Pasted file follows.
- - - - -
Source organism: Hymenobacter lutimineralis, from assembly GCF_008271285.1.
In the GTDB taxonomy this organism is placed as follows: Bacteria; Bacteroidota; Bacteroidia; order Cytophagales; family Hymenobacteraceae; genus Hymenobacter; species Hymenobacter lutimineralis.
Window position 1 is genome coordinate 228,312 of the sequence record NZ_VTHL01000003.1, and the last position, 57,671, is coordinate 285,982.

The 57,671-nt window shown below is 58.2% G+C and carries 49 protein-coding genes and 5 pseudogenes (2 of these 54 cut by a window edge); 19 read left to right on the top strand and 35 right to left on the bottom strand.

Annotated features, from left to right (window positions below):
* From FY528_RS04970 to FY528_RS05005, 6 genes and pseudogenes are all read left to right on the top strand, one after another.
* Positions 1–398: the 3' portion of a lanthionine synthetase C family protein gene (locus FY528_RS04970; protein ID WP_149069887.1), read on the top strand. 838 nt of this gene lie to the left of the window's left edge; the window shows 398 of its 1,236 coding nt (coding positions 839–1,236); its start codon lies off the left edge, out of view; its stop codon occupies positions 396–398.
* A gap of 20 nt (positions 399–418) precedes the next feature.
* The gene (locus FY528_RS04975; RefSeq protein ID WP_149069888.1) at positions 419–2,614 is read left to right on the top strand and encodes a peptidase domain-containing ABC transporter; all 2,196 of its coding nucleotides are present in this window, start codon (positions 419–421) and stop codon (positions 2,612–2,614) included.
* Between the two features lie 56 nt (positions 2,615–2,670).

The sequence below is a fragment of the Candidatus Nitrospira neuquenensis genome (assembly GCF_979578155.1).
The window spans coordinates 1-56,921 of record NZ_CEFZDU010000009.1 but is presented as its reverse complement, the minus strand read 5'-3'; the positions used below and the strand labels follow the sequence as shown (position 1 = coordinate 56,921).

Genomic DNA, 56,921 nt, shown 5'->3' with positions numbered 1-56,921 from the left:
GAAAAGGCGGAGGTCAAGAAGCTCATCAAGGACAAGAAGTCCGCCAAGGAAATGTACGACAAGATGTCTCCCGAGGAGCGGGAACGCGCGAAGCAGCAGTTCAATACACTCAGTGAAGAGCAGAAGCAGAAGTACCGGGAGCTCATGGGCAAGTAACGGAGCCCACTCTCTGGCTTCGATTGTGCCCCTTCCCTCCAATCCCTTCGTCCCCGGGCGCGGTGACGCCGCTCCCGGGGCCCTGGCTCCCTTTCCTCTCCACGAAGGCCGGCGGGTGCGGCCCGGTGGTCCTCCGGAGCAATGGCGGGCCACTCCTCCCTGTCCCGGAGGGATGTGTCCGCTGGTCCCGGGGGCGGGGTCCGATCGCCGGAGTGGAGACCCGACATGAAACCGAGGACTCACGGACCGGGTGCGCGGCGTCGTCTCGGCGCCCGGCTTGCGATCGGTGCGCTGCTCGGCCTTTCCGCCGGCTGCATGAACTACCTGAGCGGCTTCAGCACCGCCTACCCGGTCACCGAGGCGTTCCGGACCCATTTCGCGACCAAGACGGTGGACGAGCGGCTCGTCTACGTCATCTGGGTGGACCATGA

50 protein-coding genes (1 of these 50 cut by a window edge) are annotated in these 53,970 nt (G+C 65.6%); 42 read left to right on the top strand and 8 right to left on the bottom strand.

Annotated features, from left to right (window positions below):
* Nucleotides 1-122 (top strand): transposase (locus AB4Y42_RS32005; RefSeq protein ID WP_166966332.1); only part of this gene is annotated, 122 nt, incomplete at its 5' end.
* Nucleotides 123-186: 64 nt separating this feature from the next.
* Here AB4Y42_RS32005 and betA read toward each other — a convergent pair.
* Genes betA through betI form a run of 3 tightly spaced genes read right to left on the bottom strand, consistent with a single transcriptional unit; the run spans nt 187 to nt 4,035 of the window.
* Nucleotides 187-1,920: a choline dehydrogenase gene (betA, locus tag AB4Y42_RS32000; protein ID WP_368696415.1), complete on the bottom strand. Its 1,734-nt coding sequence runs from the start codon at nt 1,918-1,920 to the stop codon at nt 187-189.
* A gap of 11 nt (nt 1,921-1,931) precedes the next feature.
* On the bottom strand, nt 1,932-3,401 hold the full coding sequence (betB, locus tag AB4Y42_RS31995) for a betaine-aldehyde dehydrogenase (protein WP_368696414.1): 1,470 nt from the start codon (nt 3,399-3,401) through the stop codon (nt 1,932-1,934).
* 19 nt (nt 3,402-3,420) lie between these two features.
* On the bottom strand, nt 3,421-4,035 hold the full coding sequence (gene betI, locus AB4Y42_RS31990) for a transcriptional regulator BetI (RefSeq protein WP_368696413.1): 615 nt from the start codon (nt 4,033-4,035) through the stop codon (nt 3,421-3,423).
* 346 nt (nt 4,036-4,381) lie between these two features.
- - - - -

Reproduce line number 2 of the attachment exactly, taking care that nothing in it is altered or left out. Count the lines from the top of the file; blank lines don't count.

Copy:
In the GTDB taxonomy this organism is placed as follows: Bacteria; Bacteroidota; Bacteroidia; order Cytophagales; family Hymenobacteraceae; genus Hymenobacter; species Hymenobacter lutimineralis.